Guest post: New Zealand Mariners #1

Ever read a really good book that gets largely overlooked by others and you wish more people knew of it? I have just such a book I want to tell you about. It deserves to be better known amongst family historians who have NZ merchant sailors in their family trees. It is called Crew culture and provides a detailed examination of the working conditions and lifestyle of NZ merchant seamen in the days of sail and steam. There are loan copies available in the Auckland Libraries collection.
And why am I particulary keen on this book? - Many of us with NZ merchant seamen ancestors struggle to piece together a picture of their working lives because so many of our maritime records have been lost. The sad truth is, that we may never be in a position to name all the vessels on which our ancestor served, or fully document their career at sea. However, with some effort and a bit of luck, it may be possible to glean information about one or two of their vessels, and at least get some idea of their experiences. This makes a book like Crew culturesuch a valuable resource - it makes a major contribution to our understanding of our sea-going ancestors' working lives, even if we don't have all of their precise details.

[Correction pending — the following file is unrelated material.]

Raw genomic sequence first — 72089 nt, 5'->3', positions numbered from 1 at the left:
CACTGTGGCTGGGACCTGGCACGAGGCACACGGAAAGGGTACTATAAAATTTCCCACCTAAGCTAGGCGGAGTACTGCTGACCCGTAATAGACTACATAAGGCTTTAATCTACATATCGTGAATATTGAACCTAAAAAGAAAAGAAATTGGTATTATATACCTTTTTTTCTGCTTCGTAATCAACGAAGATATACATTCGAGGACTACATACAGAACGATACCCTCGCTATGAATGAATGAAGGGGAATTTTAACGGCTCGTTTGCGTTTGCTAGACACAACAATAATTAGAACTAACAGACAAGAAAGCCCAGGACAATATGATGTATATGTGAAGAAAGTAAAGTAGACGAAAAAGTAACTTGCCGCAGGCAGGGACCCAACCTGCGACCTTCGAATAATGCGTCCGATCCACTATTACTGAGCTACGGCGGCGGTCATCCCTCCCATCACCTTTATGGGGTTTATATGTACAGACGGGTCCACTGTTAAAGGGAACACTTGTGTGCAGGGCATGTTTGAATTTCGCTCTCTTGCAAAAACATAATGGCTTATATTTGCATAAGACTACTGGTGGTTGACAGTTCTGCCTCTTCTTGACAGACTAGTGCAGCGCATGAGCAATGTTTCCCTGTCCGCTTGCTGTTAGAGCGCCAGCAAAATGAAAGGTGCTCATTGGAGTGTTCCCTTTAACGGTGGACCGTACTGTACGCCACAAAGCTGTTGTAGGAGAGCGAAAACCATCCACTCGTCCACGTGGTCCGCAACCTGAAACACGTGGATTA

And on the subject of gleaning details of ships that ancestors served on - there is an excellent Australian website called Mariners and Ships in Australian Waters (though properly speaking it is based on Sydney, NSW. records). It is a growing index. Coverage is currently from 1845 up to the 1890s (with some gaps) and some years from the early 20th century. (It will eventually go to 1922). It includes a scan of each original record as well. There is some variation in the information given on crew members, but many entries include the age, rank or job, and palce (often just the country) of birth. Researching the vessel will indicate a great deal about the working and living conditions your ancestor would have experienced. But the researching of ships is a topic for another day...

This entry was posted on Friday, 19 August 2011 and is filed under . You can follow any responses to this entry through the RSS 2.0. You can leave a response.

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